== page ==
OverkillExcessive security personnel in Tarai during Province 2 polls could do more harm than good
The government has decided to deploy 68,000 security personnel to Province 2 to provide security in the third phase of local elections. Overall, the decision appears well intentioned. The eastern Tarai has long been one of the most restive parts of the country. Since the 1990s, there have been many cases of electoral fraud in Tarai districts, including “booth capture”. In the past, many parties have hired vehicles and people from India to aid in their electoral campaign, and this has occasionally led to violence.
Over the past decade, political causes have led to additional complications. Active armed groups plagued the first Constituent Assembly election in 2008. Now, the government is probably wary of the palpable discontent in the Tarai as a result of long-standing debates over the constitution and its amendments.
Still, 68,000 security personnel is a very high number—perhaps too high given the current situation in the Tarai. The situation in Province 2 does not seem to be as bad as the government thinks. All major political parties, including Madhesi ones, are on board the electoral process and there are no armed groups currently active. While there are some like CK Raut who will boycott the election, so far, their movement has largely been peaceful.
Of course, the security forces should be vigilant. The deployment of a high number of security personnel will work as a strong deterrent against possible miscreants.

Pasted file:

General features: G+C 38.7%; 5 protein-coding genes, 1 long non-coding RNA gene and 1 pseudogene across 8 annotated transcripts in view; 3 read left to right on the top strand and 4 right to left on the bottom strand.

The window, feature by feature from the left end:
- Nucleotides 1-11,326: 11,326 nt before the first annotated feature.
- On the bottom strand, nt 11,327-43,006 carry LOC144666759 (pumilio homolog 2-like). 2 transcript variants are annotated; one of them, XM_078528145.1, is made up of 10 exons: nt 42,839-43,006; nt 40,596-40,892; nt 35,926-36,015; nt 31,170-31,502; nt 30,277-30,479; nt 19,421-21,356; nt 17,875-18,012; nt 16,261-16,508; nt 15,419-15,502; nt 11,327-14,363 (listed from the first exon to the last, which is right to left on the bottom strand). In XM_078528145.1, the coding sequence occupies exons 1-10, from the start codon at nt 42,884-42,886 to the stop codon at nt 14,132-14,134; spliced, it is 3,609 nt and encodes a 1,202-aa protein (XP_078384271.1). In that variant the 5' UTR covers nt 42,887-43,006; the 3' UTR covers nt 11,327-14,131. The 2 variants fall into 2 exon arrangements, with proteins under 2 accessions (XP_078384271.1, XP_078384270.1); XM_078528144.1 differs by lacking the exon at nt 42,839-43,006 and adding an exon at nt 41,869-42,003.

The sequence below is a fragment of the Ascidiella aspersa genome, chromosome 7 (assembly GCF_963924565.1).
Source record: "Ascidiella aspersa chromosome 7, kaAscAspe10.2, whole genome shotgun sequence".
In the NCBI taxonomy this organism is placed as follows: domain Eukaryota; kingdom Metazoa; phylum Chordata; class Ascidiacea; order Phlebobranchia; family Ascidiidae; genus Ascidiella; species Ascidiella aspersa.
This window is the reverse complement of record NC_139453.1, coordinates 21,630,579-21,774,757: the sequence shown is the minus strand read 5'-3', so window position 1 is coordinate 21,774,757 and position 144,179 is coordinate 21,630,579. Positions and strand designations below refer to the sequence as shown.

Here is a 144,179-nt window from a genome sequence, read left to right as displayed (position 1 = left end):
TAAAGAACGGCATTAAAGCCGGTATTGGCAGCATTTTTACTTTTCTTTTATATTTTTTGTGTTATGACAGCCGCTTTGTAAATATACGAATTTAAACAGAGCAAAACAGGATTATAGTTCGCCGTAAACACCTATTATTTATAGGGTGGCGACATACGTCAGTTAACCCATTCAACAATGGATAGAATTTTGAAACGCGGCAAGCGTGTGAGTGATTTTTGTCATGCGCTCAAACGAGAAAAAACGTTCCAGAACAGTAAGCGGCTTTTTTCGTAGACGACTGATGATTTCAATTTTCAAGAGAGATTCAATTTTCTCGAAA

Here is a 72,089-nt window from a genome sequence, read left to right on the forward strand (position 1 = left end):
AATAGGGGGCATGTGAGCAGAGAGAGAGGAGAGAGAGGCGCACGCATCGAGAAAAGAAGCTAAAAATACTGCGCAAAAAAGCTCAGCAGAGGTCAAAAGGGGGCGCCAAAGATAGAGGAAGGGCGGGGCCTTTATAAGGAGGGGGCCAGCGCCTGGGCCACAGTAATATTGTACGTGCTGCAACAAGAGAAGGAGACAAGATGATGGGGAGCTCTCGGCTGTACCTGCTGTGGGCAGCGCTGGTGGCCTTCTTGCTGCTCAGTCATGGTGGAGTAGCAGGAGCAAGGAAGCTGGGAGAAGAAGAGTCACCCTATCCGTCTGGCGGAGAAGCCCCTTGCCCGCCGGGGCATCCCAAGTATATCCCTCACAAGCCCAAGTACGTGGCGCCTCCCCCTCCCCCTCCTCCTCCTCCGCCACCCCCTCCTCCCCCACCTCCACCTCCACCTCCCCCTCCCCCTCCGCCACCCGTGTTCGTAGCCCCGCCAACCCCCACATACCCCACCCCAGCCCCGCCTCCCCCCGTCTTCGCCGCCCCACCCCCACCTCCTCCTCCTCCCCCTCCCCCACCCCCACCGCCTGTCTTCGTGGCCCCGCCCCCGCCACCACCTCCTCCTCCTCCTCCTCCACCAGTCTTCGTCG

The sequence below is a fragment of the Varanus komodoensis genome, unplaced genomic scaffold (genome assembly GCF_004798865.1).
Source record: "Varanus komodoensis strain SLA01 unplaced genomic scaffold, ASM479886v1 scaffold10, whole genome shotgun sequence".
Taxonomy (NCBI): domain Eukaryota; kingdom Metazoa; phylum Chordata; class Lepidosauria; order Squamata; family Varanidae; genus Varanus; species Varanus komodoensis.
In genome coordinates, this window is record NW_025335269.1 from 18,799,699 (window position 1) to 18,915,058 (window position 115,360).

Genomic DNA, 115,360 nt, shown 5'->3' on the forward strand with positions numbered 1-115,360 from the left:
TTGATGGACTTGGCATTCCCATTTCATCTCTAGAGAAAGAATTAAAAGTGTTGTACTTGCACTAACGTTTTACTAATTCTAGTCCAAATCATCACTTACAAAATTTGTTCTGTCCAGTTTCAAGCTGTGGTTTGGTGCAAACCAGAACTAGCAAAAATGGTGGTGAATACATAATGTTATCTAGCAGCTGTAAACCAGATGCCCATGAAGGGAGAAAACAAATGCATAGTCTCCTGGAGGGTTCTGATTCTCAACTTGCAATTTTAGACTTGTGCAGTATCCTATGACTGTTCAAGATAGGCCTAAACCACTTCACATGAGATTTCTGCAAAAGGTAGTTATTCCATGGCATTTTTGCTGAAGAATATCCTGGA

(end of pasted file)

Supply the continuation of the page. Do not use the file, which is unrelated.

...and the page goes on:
That said, they should exercise serious caution in the use of force. There is a danger that the presence of a high number of security personnel in Province 2 could cause some consternation and may even prove intimidating to the local population. This could be particularly troublesome in some places in the Tarai with a recent history of clashes and confrontation between the police and protesters.
Concerns about excessive security were present during the second phase of elections as well. At that time, many leaders of Madhesi parties complained that their cadres in the western Tarai districts had been detained right before the election. While the security forces did this to prevent disruption in the election, it appears that proper judicial procedure was not followed, and this led to further grievances towards the security forces.
Such a situation should be avoided in the third phase of local elections. Local commanders of police forces should instruct their cadres to keep a reasonable distance between themselves and civilians so as to avoid unnecessarily intimidating or provoking them. Security personnel should also be trained not to be provoked by protesters or to use excessive force. The memory of what happened in Maleth, Saptari, in March, when six people were killed when the police opened fire, is still fresh on the minds of the people in the Tarai. The last thing the nation needs is another incident of a similar nature.